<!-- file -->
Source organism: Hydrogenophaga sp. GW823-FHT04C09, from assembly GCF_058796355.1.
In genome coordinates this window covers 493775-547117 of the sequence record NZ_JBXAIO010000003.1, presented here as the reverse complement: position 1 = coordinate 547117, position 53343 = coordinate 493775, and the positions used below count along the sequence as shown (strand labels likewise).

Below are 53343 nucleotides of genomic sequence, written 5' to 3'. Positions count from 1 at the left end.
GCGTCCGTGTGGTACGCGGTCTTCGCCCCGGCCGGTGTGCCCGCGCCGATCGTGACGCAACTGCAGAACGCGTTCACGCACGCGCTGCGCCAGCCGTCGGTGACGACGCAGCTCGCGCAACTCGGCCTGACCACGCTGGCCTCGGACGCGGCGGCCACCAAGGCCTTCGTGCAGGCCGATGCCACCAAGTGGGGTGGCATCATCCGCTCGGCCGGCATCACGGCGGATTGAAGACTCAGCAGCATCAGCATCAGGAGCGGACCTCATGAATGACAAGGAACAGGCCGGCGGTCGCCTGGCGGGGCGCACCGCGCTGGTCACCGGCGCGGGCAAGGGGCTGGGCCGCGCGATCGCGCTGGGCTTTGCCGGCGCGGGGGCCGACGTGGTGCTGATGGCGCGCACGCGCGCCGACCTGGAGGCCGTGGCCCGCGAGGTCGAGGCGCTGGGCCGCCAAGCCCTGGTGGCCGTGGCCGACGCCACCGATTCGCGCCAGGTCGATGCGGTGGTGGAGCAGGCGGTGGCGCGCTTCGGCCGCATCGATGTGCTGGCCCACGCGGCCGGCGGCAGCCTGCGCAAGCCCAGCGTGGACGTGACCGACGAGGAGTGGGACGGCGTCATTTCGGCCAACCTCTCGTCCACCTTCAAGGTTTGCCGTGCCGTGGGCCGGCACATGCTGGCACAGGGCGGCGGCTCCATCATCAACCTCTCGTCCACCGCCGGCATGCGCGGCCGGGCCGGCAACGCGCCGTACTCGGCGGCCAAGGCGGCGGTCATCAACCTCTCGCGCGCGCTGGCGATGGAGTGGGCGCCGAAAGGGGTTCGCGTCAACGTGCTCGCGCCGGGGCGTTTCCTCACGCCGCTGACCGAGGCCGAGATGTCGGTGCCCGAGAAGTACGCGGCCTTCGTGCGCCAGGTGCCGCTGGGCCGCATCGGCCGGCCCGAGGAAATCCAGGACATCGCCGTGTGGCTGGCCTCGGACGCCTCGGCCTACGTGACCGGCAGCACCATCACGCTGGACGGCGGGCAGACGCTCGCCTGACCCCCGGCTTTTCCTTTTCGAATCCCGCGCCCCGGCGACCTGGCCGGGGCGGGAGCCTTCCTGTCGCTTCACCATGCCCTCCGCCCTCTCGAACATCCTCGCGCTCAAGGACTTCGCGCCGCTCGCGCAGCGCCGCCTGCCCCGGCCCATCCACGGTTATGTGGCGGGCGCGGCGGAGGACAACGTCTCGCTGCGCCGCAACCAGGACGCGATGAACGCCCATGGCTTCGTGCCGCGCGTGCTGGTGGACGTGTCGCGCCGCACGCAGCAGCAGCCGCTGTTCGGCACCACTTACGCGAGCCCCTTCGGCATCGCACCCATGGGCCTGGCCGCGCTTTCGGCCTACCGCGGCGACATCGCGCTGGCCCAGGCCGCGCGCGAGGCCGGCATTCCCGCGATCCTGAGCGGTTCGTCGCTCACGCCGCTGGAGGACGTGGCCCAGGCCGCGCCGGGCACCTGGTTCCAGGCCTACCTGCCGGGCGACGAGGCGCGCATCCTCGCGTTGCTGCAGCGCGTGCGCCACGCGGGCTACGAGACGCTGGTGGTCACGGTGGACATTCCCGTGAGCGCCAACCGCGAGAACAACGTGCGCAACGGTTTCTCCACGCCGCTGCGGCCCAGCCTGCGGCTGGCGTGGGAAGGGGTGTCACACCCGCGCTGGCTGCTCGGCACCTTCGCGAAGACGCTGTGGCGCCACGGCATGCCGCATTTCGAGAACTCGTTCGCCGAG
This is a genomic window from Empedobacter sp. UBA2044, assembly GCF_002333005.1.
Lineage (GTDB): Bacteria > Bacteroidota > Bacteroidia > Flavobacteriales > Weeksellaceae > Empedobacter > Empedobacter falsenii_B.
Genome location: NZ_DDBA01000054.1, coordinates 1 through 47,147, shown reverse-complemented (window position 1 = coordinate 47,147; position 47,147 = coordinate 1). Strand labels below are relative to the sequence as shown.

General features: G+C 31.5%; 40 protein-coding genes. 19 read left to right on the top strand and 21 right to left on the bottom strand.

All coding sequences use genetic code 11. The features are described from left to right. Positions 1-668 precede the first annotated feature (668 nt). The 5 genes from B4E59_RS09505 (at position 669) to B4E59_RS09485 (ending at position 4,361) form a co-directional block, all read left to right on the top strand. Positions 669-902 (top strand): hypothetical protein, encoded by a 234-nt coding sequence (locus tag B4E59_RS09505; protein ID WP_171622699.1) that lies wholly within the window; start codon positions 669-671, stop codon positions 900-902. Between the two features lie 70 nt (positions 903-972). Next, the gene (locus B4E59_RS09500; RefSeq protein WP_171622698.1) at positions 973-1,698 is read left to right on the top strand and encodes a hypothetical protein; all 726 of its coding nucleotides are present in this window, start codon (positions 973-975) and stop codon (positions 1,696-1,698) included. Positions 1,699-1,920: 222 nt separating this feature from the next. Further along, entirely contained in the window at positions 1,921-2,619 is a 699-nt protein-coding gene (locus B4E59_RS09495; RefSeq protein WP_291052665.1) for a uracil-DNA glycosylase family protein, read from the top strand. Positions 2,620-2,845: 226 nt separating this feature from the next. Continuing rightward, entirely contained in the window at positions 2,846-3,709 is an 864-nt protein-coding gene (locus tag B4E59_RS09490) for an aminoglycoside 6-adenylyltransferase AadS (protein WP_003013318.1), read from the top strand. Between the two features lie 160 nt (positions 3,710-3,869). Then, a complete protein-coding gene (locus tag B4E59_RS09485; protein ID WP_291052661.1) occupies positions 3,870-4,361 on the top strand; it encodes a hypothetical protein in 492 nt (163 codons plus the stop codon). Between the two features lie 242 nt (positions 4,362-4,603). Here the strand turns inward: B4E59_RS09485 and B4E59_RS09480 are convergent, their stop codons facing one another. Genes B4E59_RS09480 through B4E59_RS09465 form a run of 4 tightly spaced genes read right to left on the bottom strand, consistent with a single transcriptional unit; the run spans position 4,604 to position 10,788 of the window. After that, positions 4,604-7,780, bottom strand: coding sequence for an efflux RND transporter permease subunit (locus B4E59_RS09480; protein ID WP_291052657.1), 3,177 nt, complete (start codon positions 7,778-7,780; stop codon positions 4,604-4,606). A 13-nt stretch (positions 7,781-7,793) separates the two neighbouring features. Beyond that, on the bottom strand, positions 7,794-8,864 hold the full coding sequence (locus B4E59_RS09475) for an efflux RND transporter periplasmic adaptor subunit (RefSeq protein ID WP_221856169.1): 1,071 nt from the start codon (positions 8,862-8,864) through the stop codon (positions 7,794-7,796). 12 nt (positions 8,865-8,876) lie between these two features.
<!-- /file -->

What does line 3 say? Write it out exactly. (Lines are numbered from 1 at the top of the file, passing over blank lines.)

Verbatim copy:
Below are 53343 nucleotides of genomic sequence, written 5' to 3'. Positions count from 1 at the left end.